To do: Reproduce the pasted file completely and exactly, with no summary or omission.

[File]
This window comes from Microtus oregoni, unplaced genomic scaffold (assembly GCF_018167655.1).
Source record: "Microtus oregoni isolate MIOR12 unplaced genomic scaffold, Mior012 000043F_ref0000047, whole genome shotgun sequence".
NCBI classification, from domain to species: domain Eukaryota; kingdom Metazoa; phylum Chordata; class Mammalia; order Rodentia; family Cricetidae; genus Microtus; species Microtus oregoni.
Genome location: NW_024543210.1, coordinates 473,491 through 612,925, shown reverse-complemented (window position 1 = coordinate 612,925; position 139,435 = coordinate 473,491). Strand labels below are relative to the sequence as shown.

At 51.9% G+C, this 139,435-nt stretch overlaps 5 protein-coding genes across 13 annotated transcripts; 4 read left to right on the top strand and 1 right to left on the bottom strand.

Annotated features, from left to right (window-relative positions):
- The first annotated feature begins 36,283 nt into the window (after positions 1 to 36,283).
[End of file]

This window comes from Microtus oregoni, unplaced genomic scaffold (assembly GCF_018167655.1).
Source record: "Microtus oregoni isolate MIOR12 unplaced genomic scaffold, Mior012 000043F_ref0000047, whole genome shotgun sequence".
NCBI classification, from domain to species: domain Eukaryota; kingdom Metazoa; phylum Chordata; class Mammalia; order Rodentia; family Cricetidae; genus Microtus; species Microtus oregoni.
Genome location: NW_024543210.1, coordinates 473,491 through 612,925, shown reverse-complemented (window position 1 = coordinate 612,925; position 139,435 = coordinate 473,491). Strand labels below are relative to the sequence as shown.

At 51.9% G+C, this 139,435-nt stretch overlaps 5 protein-coding genes across 13 annotated transcripts; 4 read left to right on the top strand and 1 right to left on the bottom strand.

Annotated features, from left to right (window-relative positions):
- The first annotated feature begins 36,283 nt into the window (after positions 1 to 36,283).